An hour with the Millsboro police

Point Reporter Susan Sanfora gets a behind-the-scene glimpse of local officers on patrol

There’s something a little unnerving about having a police officer, in full uniform, hold open the door of a patrol car and ask you to get inside.

Even when the officer is the polite and pleasant Cpl. Matthew Dufour, and even when you had, a few minutes earlier, been shown around the Millsboro Police Department, welcomed warmly by Dufour and a smiling Chief Brian Calloway, and were offered a bottle of cold water.

Still, I hesitated for a moment, leaned inside and looked at all the equipment and buttons. In my mind’s eye, I saw my dear mother, aghast that her baby girl was setting foot in a police car. But it was a much-anticipated ride-along, and I knew she would have loved Cpl. Dufour.

I sat down and, as much as I hate wearing a seatbelt, buckled and waited as Dufour walked around to the driver’s side, settled in his seat and explained what’s inside, from the Computer Digital Technology program on the laptop, known as CAD, to where his rifle is secured, how the bars on the back windows keep indecorous detainees from punching or kicking out the glass and which buttons are pressed for different types of siren yelps.

He fills out a daily activity sheet and carries multiple items in the trunk and in a bag — flares, orange traffic cones, a handheld resuscitation ventilator, evidence bags, binoculars, shackles, digital scale, gloves, masks and Narcan inhalant mist to stop an opioid overdose.

We were only on the road a few minutes when Dufour answered a call from headquarters, telling him a trophy had been stolen from the counter at a local fast-food restaurant by a trio of customers who grabbed it, positioned it in the center of their table while they snacked, as though to admire it, then rushed out the door.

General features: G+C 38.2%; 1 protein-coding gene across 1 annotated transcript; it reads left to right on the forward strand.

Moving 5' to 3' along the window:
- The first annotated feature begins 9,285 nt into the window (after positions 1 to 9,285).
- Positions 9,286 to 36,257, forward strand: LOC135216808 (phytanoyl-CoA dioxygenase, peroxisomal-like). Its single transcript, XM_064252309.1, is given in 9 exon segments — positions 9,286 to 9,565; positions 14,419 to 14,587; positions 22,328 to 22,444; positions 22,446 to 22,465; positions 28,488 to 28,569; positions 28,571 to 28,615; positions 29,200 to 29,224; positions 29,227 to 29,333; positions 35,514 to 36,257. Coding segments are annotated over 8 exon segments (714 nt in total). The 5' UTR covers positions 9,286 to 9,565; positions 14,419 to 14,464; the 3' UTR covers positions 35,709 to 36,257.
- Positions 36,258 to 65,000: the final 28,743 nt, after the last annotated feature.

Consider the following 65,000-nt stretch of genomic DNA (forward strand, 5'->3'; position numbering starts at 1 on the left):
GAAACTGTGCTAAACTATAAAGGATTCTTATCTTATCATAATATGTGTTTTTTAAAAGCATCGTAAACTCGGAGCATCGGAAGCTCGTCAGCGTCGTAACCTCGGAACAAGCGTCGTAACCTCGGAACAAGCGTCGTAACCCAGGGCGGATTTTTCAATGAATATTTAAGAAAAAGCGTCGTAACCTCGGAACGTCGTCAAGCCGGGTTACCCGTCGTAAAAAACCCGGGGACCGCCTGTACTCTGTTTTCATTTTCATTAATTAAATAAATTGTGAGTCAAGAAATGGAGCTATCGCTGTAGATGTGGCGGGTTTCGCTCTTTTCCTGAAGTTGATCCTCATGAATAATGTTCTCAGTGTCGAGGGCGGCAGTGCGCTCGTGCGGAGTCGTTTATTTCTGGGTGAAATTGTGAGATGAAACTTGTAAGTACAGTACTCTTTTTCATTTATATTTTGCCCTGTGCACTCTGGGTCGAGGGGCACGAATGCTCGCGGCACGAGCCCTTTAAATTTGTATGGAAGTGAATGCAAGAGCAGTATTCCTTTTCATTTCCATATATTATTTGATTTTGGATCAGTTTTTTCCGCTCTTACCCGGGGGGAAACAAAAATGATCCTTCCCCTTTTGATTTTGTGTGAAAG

“We’re going to Popeye’s,” Dufour told me.

“Can we put the siren on?” I asked, but he smiled and shook his head. Maybe I watch too many episodes of the old “Andy Griffith Show.”

Keeping with regulations, he wore the wide-brimmed police hat while walking inside, and I followed him.

The employee was understandably upset about losing the company trophy she was awarded, telling Dufour it wasn’t taken that day, but in August. Caught up in hectic workdays, she hadn’t noticed it wasn’t on the counter until a co-worker mentioned it.

“I worked very hard for that. The fact that he took it kind of pisses me off,” she told Dufour.

“We certainly want him to be accountable. Did you talk to the staff? Was he acting strange, maybe like he was drunk?” Dufour asked.

“I don’t know. I just think it was three people on vacation. They thought it would be funny to take my trophy,” she said.

Footage she shared with Dufour showed the car leaving the parking lot with men inside, and the trophy, and he copied down the make and model, plus the license plate number, but Dufour went further. He congratulated her for working hard and being recognized, and encouraged her to ask the corporate office to send a replacement trophy.

Back in the patrol car, he ran the license plate number, but it didn’t match the make and model of the car.

“It could be the license plate was stolen,” he said, adding that he would follow up.

I asked about the commonly held belief officers have quotas to meet, so must write a certain number of tickets every day.

“I can tell you with 100 percent confidence that does not exist in Millsboro,” he said, although some agencies do set quotas.

Locally, emphasis is placed on meeting high standards of community policing, getting out of the car and talking with business owners and local residents while patrolling a neighborhood. As assistant shift supervisor at the police department, where he’s worked six years, Dufour, 31, mentors new officers, orders equipment and is careful to uphold the dignity of an officer in uniform.

His 8-year-old son, Jaxon, and 6-year-old daughter, Claire, are proud of him, and that means the world to Dufour, who served in the U.S. Infantry in Iraq before becoming a police officer. He and his wife, Rachel, live in Millsboro with their children and dog. His father, Rod Dufour, a retired Baptist minister, was recently sworn in as the Millsboro Police Department’s first chaplain.